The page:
Private Equity Fundraising and Regulatory Challenges
One common theme this year in private markets has been that fundraising has been down compared to last year. It’s the same for most alternative asset classes. But some of the larger firms don’t seem to be having many problems – Bain Capital recently closed a EUR6bn fund and Brookfield raised more than $12bn for a private equity fund.
Most of the asset flows going to the larger firms isn’t a surprise. Many of the big players can simply pick up the phone and get a commitment for a new vehicle reasonably quickly, when some of the smaller managers are pounding the pavement for months and jumping through the many hoops that need negotiating in order to secure an allocation.
That there are some mega-funds being raised is good for the industry, at least, in my view. There’s been an enormous amount of media coverage of the rotation out of private investments by institutional investors and into liquid fixed income this year. That’s not a surprise given that investors can now get a 4-5% yield on a US Treasury Bill. But it shows that many sophisticated investors remain bullish on the private equity opportunity, which feeds into the market more broadly.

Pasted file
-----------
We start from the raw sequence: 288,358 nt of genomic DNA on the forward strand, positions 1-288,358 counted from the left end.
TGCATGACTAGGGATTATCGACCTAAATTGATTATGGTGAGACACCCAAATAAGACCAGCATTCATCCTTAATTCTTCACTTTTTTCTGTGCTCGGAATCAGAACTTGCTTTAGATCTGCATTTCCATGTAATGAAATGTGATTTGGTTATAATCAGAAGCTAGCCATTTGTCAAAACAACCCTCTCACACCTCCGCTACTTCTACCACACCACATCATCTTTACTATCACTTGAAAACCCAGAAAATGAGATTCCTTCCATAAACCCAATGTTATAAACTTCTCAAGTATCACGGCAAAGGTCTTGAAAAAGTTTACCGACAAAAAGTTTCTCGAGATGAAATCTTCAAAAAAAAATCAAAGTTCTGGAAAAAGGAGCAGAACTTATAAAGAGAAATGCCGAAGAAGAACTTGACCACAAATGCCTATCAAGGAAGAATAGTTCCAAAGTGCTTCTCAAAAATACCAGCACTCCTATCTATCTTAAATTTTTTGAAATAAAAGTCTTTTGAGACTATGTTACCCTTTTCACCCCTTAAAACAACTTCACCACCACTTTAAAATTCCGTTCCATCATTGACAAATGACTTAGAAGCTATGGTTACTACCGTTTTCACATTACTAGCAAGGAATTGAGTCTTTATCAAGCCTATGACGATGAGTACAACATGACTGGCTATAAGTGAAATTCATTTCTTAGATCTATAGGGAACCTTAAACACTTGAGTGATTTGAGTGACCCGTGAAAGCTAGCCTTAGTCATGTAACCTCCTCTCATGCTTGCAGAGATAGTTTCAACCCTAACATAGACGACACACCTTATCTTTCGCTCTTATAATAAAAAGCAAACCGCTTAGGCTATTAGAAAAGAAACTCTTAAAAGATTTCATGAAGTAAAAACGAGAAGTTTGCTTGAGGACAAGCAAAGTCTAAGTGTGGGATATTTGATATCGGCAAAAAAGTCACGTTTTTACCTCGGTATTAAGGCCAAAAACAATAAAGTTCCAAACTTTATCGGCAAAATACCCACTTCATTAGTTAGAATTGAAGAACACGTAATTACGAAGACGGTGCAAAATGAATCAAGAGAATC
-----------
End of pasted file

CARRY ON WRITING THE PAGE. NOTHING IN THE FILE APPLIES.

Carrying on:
But despite those green shoots, it remains the case that smaller, newer buyout investors face a tougher time fundraising. And the growing seeding market in private equity – which I touched on back in June – may not accelerate as much as many might have hoped because of the SEC’s changes to some of the regulations affecting private funds advisers, which it adopted back in August.
Specifically, the Preferential Treatment Rule – Rule 211(h)(2)-3 – includes mandatory disclosures related to some of the terms that are offered to investors. Previously, the precise details of a seeding arrangement might not have been disclosed, because there was no need to. But now, that looks like it’s changing, unless the pending lawsuit filed by a range of industry bodies succeeds in repealing that. But what will be interesting is whether there is a pause in the seeding space until the regulatory environment is clear, which is completely unknown at this time.
Buyout shops have been raising money without seeding for quite literally decades, so it’s entirely possible – plausible, even – that there will still be many success stories in terms of new funds getting off the ground in the next six-twelve months. And if we’ve seen the top of the current interest rate curve, then that’s all the more reason for investors to get back into illiquid assets.
There’s a lot of moving parts to the private equity fundraising space at the moment, much of which is out of control of the buyout GP. But I’ve said it before and I’ll say it again – if you’re a newer PE firm, the best thing you can do – apart from being a really good investor – is have an institutional-ready middle and back office. It’s a differentiator of increasing importance.